COVID-19 can’t stop the bugs. Well, more accurately, the Beetles.Beetle Cats, as they are known by many who sail them, are a version of a catboat. As for the Beetle, that has nothing to do with …
COVID-19 can’t stop the bugs. Well, more accurately, the Beetles.
Beetle Cats, as they are known by many who sail them, are a version of a catboat. As for the Beetle, that has nothing to do with insects, but rather is the name of the family that designed and built the first boat in 1921 in New Bedford. Beetles are beamy for the 12 foot, 4 inch length that make them especially stable. Furthermore, making them ideal for kids and single-handed sailing, they have a single gaff-rigged sail.
The Beetle defies the classic lines of a sloop with its gracefully angled transom and wave-slicing bow. It’s squat with a rudder projecting off its backside like a barn door. It all works to allow the Beetle to navigate the shallows and with center board pulled up be beached. Let go of the tiller and the boat sails into the wind coming to a stop.
Beetles were never built of fiberglass, just wood, and as such demand attention. Before the days of fiberglass craft, Beetles were popular in these parts and organized racing a given at most bay yacht clubs.
Beetle racing resumed a couple of weeks ago at Edgewood Yacht Club.
Sailing Beetles surely meets the social distancing and gathering restrictions drafted in response to the pandemic. It was a natural in the opinion of the club’s commodore, George Shuster, who owns a Beetle and so far this belated sailing season is nipping at the transom of Jeff Lanphear. The club has a fleet of 10 Beetles.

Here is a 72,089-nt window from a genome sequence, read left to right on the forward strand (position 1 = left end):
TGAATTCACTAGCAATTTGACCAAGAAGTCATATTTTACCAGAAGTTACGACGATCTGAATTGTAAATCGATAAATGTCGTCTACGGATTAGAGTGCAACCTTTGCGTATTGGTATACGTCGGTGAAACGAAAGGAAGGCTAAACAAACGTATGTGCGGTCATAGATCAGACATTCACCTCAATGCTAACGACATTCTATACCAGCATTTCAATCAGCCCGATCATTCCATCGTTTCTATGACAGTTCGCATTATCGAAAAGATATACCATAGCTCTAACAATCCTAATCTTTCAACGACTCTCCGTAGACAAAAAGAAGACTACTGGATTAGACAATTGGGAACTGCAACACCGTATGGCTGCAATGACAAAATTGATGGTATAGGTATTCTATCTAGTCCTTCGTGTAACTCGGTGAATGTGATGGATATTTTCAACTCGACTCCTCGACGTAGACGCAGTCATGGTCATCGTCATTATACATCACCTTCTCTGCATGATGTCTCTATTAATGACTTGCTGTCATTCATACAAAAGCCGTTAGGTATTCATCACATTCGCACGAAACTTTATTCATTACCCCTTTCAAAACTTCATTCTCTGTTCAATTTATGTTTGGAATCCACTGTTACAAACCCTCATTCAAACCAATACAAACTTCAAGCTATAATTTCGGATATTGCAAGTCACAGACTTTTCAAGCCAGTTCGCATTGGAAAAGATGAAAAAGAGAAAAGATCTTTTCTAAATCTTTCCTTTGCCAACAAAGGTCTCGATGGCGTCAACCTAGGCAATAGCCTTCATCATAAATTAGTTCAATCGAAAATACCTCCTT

In the 1950s and ’60s, about 50 Beetles sailed out of EYC says Shuster. Boats at EYC age from a few years old to decades old.
“My boat, Seashell, has the same name and sail number (52) as my mother’s Beetle that she raced at EYC in the late ’50s and early ’60s. My grandfather used to race Beetles at EYC among the ‘Peppy Pappys,’ a group of dads that raced their kids’ boats … a copycat, apparently, of Barrington’s ‘Tired Fathers’ group who similarly raced their kids’ Beetles. The moms’ group at EYC was called the ‘Wet Hens’ and did the same,” Shuster writes in an email.
Shuster’s daughters Georgia and Greta occasionally race against each other.
Racing takes place Wednesday evenings in the mooring field in front of the clubhouse. The race committee – Shuster’s wife Stephanie played the role last week – sets up at the end of the north dock. A buoy serves as the far end of the starting and finishing line. A flag on the dock serves as the other end. A series of whistle blasts provide the countdown to the three-minute start.
There’s a chance of a swarm of Beetles at the club this August.
EYC is scheduled to host the Leo J. Telesmanick Beetle Cat Championships, but Shuster said a final decision on whether to hold the regatta has not been made by NEBCBA, the class association (New England Beetle Cat Boat Association).
The EYC fleet of Beetles has no formal captain, but says Shuster, “Jeff Lanphear serves informally as the fleet historian and soul of the group.”